In this article, students get to take a close look at Kruger National Park in South Africa, where many rhinoceroses live. The scientists already knew that poaching is a major threat to rhinos, but they were also interested in the impact of drought on the survival of the two different species in the park: white and black rhino. The researchers compared the rates of birth and death (from both natural causes and illegal hunting) for periods before, during, and after the drought. The results are presented in two simple line graphs, but students will need to be careful about the differing y-axis scales. Like the scientists, students will be pleased to learn that the obvious threat of poaching decreased for both species across the four-year period. However, they might be surprised to find out that the two species were affected differently by the drought – which helps illustrate the importance of paying attention to climate factors in preserving endangered species.
Kids are excited to spot wild animals near their schools and homes. They’ll likely be curious about the same question scientists in Australia asked: how much threatened wildlife lives in our cities? The researchers overlapped maps of species habitats with maps of urban areas and discovered that half of the threatened animals and a quarter of the threatened plants in Australia live in cities! We present a simplified map for students to examine and also include a few statistics from the US and the UK for comparison. Students will consider some ways we can make our cities more wildlife-friendly to help threatened species survive.
We actually created two versions of this adaptation, so you’ll need to scroll down the page to find the link to the elementary/middle-school version. Researchers in this article carried out a data collection project to calculate total catches from all marine fisheries in the world from 1950 to 2010. Students will quickly realize how complicated a task it is to track the many different kinds of fisheries. A line graph shows the total reconstructed catch figures peak at a much higher amount in comparison to the officially reported figures – and that they are now declining much faster than people thought. Students will understand how important it is to have accurate data in order for people to make the right decisions to protect global fish stocks.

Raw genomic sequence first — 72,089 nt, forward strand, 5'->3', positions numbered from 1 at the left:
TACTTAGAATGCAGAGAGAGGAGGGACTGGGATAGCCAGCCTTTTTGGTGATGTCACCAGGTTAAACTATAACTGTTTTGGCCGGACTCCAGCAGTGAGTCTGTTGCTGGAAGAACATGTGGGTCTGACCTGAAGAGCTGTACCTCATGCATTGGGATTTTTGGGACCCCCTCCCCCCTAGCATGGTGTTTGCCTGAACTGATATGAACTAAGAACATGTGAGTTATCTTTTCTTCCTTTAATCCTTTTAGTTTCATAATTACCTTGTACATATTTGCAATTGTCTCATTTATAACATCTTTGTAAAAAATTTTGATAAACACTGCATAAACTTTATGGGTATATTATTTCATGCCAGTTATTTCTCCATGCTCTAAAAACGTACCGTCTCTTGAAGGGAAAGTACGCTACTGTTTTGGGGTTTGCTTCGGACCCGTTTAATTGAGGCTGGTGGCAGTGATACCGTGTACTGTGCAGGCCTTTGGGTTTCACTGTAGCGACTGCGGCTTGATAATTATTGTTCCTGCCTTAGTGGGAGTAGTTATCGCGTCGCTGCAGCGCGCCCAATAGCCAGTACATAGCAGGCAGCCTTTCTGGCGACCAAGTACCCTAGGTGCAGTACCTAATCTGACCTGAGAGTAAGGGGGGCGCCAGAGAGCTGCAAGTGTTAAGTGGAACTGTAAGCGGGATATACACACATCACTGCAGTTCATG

This adaptation introduces students to the idea of a mouse model, explaining how scientists use mice as a model organism to learn more about human bodies. However, in this article, scientists wondered how well mice in the laboratory actually model real life. So they decided to test how a realistic environment impacts the ability of mice to fight off intestinal worms. They compared a group of mice who lived only in the lab, a group that lived only outdoors, and a group that moved from the lab to the outdoors. A pictograph helps to illustrate the method and timing. The final worm count and worm biomass are presented in scatter plots and show that the mice that lived outdoors the longest developed fatter and longer worms in their guts. Students will realize how important it is for experimental design to include different environmental conditions.
That’s Not All!
Our site offers hundreds of scientific articles suitable for students of all ages. Check for the latest elementary or middle school level articles. Everything is free to download! Just use the filter to find the ones you need.